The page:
Page Is Dedicated To
Ronald "L" Roehrich
|Thanks to Joni's Patriotic Graphics.
- Name: Ronald "L"
- Rank/Branch: O2/US Navy
- Unit: Fighter Squadron 114, USS
KITTY HAWK (CVA 63)
- Date of Birth: 16 November 1941
- Home City of Record: Springdale
- Date of Loss: 18 January 1968
- Country of Loss: North
- Loss Coordinates: 192859N
- Status (in 1973): Killed/Body
- Category: 5
- Aircraft/Vehicle/Ground: F4B
- Other Personnel in Incident:
Warren W. Boles
by Homecoming II Project 01 April 1990 from one or more of the following: raw data from
U.S. Government agency sources, correspondence with POW/MIA families, published sources,
Warren W. Boles was a pilot assigned to Fighter Squadron 114 onboard the aircraft carrier
USS KITTY HAWK. On January 18, 1968, he and his radar intercept officer (RIO), Lt.JG Ron
Roehrich launched in their F4B Phantom fighter aircraft as the second plane of a two-plane
section. Their assigned mission was as Barrier Combat Air Patrol Mission to protect
friendly air and surface units in the Gulf of Tonkin.
|The two aircraft
were launched independently and proceeded to their assigned station separately. Enroute to
the station, Boles established radio contact with his airborne controller and was
immediately vectored to investigate an unidentified surface contact in a threatening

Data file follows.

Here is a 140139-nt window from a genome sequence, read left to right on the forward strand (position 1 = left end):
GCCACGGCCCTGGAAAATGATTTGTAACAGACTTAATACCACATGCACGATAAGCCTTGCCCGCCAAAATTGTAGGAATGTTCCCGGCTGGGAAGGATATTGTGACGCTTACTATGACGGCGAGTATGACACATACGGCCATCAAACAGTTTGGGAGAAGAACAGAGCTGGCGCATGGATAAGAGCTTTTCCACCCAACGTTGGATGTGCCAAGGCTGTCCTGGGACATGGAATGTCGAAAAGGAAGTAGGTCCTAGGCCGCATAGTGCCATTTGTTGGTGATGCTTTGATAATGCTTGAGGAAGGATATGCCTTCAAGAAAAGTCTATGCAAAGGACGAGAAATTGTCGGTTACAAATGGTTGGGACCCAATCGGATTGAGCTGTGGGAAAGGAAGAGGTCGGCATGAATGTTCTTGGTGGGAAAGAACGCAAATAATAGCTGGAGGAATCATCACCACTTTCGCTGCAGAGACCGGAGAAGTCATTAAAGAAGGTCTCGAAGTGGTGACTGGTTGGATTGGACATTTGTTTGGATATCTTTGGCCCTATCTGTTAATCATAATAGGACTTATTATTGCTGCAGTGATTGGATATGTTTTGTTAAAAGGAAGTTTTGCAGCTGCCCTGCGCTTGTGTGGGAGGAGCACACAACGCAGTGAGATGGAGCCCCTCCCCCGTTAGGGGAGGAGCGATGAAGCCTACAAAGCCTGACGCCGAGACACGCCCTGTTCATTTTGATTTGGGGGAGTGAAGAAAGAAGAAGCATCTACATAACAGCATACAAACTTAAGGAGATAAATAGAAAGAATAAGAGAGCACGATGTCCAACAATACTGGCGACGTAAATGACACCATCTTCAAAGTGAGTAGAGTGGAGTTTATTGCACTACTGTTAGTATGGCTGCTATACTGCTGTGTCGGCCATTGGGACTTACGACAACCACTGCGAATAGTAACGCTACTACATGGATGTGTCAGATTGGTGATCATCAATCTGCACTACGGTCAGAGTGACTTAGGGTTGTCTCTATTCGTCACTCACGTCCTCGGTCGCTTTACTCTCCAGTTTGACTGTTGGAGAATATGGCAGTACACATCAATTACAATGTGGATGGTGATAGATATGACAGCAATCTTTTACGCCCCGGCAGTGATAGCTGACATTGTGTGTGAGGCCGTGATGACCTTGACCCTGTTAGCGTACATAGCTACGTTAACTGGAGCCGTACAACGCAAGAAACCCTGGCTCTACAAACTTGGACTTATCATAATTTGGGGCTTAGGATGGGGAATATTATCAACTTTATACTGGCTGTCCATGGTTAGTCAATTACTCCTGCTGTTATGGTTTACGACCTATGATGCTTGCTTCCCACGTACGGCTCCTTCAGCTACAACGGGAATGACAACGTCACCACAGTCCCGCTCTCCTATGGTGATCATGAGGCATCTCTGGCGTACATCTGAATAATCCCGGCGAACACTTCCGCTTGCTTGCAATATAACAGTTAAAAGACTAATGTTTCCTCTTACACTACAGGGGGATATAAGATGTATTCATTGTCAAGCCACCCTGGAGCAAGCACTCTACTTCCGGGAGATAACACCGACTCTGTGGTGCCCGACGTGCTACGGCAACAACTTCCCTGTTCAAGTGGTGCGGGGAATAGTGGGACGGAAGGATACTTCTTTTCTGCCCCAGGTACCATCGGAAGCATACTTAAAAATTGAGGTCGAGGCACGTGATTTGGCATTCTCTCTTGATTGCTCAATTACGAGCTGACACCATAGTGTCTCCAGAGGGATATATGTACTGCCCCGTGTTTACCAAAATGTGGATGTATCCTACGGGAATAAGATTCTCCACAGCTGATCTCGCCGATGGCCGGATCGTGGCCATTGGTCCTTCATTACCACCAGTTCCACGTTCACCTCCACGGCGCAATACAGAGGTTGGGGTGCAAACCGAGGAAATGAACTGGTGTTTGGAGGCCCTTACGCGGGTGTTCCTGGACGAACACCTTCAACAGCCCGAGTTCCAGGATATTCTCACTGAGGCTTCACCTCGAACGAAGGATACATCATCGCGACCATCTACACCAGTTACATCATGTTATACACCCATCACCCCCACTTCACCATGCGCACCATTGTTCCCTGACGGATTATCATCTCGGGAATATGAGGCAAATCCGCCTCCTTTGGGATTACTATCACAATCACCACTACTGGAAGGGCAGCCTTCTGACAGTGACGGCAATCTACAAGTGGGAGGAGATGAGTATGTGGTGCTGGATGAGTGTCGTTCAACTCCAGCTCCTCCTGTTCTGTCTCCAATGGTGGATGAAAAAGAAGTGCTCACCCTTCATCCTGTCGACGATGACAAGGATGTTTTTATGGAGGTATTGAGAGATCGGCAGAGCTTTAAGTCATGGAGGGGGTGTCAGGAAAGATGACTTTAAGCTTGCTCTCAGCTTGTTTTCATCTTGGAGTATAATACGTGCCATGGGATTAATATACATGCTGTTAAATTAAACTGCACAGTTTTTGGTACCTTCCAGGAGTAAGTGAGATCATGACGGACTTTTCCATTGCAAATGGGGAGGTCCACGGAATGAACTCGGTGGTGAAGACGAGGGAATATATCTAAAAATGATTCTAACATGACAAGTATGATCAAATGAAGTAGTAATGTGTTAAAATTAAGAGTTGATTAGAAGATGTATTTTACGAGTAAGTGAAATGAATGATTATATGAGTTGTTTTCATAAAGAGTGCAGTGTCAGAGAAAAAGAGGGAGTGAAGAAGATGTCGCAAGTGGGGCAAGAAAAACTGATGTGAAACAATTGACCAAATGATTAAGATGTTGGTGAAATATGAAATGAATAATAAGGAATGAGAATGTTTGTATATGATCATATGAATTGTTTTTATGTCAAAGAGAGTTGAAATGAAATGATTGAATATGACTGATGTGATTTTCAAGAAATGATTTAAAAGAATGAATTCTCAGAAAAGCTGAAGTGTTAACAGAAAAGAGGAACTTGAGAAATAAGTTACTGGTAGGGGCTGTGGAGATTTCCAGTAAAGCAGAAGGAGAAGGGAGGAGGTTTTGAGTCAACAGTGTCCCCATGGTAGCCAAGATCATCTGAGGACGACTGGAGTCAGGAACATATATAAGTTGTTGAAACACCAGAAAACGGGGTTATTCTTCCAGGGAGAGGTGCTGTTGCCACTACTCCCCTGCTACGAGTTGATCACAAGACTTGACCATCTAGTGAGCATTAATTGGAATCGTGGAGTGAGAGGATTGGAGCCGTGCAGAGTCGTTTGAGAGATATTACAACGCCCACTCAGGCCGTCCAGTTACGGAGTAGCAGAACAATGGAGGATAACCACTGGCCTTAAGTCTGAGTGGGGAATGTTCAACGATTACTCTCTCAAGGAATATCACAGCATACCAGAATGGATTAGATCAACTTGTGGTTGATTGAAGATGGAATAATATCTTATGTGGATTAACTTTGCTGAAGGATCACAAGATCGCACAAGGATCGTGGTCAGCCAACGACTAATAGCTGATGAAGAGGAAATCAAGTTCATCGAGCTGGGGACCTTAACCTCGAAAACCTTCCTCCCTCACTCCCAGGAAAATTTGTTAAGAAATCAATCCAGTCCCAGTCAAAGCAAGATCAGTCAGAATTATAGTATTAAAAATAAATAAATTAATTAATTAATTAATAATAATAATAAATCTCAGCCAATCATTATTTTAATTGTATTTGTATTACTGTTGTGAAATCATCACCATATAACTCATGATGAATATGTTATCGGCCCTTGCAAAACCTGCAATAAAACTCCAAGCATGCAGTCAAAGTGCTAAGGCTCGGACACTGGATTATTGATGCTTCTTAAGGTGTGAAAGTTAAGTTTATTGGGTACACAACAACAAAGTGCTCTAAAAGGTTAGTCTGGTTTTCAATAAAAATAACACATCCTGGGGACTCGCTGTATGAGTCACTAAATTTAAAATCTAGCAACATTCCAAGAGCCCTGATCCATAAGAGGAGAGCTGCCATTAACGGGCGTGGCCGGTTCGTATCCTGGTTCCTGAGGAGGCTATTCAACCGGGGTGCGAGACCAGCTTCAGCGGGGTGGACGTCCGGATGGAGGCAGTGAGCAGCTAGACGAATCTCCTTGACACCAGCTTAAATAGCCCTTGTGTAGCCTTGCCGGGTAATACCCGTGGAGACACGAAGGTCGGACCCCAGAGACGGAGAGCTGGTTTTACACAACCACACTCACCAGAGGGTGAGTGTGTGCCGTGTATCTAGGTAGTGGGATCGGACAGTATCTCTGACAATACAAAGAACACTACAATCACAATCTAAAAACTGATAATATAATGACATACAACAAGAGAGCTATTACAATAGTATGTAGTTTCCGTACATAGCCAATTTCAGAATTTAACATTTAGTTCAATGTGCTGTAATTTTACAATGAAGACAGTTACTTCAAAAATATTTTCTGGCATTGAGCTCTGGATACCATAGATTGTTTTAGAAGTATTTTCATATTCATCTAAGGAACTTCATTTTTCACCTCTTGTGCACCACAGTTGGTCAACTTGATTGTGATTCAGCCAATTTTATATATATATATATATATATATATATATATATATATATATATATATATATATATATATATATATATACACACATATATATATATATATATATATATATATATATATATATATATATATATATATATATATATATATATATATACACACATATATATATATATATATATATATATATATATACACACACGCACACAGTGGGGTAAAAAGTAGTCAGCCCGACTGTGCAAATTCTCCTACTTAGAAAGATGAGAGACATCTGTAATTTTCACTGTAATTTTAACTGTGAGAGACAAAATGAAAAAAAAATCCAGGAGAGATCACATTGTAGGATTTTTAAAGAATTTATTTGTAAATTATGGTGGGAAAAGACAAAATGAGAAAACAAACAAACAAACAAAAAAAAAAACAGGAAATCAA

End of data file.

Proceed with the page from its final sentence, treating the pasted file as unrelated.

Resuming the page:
position in the Gulf. Boles descended through a low overcast and positively identified the
contact as a non-hostile, cargo-type ship. Seconds later, radio and radar contact were
lost with Bole's aircraft.
Search and rescue helicopters were immediately sent to the scene and confirmed, by a fuel
slick and debris, that the aircraft had crashed at sea. Although an exhaustive search was
conducted, no survivors were found. The weather at the scene was about 700 feet overcast
with low visibility and it was very dark.
Final analysis of the accident concluded that Boles apparently became disoriented while
visually tring to identify the surface contact and flying on instruments and inadvertently
collided with the water. The Commanding Officer believed that Boles had no warning of his
impending crash and that his death was instantaneous.
Boles and Roehrich appear to have perished in the unexplained crash of their aircraft that
January day in 1968. They are among nearly 2500 Americans who remain missing or
unaccounted for from the Vietnam War. Thousands of refugee reports have been received
since the war ended which have convinced many authorities that hundreds of these Americans
are still alive. While Boles and Roehrich may not be among them, one can imagine their
cheerfully accepting one more mission to help guard their flight to safety.
Biographical and loss information on POWs provided by Operation Just Cause have been
supplied by Chuck and Mary Schantag of POWNET. Please check with
regularly for updates."
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